Several employees are still working at Bedfordshire Police despite being accused of domestic abuse, figures reveal.
The statistics, obtained in an investigation by The Bureau of Investigative Journalism (TBIJ) and ITV, reveal over 1,300 police officers and staff across the UK were reported for domestic abuse between January 2018 and September last year.
They included eight in Bedfordshire Police – and six of them were still in a job with the force towards the end of last year, when the freedom of information requests were sent out.
Of those reported for domestic abuse, one was disciplined, one convicted of domestic abuse and one removed from their role.
Detective Chief Superintendent Dee Perkins from Bedfordshire Police said: “Domestic abuse is a crime and there are both misconduct and criminal proceedings that must be followed for our officers and our staff. For transparency, we ask another force to investigate these matters on our behalf.
“The public should rightly hold us to the highest standards and we must uphold them. Sadly, a small minority fall foul of the high standards we set and our response is both robust and professional when this happens.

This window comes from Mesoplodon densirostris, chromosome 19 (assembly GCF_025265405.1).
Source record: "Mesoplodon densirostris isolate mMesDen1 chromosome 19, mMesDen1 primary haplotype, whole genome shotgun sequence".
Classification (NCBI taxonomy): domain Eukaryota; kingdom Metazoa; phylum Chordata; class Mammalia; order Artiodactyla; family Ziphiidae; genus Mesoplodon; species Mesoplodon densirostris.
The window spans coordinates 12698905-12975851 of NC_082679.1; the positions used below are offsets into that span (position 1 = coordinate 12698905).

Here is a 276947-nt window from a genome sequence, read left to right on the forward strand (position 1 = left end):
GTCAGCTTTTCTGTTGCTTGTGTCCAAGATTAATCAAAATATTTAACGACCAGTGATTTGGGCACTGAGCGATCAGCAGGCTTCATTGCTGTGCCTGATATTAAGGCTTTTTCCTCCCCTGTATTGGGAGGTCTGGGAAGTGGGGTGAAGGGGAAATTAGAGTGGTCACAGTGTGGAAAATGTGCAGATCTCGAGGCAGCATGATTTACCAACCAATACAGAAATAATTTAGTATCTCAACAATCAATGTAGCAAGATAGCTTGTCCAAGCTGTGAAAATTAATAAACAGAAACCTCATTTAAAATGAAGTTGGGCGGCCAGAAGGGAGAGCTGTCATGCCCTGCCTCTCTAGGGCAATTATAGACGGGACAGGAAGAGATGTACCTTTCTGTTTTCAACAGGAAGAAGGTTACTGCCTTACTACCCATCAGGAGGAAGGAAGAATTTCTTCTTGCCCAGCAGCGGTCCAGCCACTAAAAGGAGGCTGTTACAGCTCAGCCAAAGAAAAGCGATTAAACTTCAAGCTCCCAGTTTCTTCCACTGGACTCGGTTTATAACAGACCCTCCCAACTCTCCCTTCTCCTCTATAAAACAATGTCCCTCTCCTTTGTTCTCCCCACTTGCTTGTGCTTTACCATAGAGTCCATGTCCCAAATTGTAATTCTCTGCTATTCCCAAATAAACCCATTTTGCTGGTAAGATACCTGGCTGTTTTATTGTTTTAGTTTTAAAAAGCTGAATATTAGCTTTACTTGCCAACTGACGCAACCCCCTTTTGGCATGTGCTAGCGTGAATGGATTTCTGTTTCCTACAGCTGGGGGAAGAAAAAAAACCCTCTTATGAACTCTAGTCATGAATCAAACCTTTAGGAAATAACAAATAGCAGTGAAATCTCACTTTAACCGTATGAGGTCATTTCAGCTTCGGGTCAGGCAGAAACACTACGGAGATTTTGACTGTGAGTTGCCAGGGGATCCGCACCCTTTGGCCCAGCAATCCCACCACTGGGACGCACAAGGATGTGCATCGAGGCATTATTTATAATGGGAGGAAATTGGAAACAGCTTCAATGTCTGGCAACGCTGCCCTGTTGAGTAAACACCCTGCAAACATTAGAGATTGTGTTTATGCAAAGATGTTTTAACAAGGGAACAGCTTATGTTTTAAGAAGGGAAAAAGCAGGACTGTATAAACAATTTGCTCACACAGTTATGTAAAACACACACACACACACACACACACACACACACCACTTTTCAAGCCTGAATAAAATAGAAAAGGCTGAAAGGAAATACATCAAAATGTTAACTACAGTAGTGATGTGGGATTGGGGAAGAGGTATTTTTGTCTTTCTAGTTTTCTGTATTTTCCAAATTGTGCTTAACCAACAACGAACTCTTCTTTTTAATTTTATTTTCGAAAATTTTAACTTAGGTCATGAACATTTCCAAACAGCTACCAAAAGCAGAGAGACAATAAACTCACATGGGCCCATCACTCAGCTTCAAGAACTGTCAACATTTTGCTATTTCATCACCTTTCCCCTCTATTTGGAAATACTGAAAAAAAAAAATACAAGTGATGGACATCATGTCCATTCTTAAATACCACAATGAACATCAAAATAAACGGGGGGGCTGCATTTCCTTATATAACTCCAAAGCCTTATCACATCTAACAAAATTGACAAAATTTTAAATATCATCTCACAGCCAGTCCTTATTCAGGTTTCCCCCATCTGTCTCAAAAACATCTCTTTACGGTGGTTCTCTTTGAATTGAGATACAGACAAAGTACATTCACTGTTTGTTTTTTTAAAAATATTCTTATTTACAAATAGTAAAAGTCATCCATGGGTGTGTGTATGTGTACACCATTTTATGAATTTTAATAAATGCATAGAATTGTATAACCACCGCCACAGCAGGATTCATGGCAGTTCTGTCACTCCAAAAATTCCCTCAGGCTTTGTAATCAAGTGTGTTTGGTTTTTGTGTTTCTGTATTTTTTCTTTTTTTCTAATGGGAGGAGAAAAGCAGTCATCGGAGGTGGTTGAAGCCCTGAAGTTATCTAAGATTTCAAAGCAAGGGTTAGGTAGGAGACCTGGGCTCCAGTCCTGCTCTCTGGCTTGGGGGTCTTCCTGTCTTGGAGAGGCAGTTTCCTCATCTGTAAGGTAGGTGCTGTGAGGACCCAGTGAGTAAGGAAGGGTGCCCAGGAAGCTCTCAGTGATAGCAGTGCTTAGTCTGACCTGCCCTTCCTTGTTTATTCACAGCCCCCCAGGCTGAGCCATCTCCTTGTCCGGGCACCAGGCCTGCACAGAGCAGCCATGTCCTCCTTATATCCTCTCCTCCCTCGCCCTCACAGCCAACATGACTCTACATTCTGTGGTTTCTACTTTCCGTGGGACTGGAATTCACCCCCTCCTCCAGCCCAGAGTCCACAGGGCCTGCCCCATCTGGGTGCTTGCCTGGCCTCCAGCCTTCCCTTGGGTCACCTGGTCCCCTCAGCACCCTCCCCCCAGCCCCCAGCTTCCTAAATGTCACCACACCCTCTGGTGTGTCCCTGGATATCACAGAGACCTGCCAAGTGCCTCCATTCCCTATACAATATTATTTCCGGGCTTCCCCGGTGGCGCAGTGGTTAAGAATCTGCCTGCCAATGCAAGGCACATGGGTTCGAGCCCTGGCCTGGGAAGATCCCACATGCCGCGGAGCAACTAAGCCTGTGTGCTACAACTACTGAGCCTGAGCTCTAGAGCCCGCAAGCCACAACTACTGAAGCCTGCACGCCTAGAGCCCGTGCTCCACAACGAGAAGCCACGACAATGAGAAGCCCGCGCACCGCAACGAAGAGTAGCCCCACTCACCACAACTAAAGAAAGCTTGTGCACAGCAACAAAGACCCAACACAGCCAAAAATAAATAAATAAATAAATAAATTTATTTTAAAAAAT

“Our professional standards department (PSD) has domestic abuse in policing as a priority and a strategy in place that addresses all of the concerns raised in a recent super complaint on domestic abuse.
“PSD also has champions in partner agencies to encourage people to come forward and guard against any perceived protection of suspects from within policing.
“In terms of these investigations, crime allegations are of the utmost priority, while a case of gross misconduct, which can lead to dismissal, will always be presented anywhere that evidential test is met.
“In Bedfordshire we have a strong focus on tackling domestic abuse in partnership with our local authorities, charities and other non-government organisations.
“We have set up a support group, Blue Bell, to provide ongoing support to officers and staff, and we have increased our number of victim engagement officers to provide bespoke support to victims of domestic abuse from report to court.
“We also work closely with the Bedfordshire Victim Care Service to provide additional support and signposting.”
Ruth Davison, the CEO of Refuge, said: “I can’t overstate how serious this is. Domestic abuse is fundamentally about power and control, the abuse of power.
"And police officers do have power — they’re supposed to use that for our benefit to uphold the law and to keep us safe.”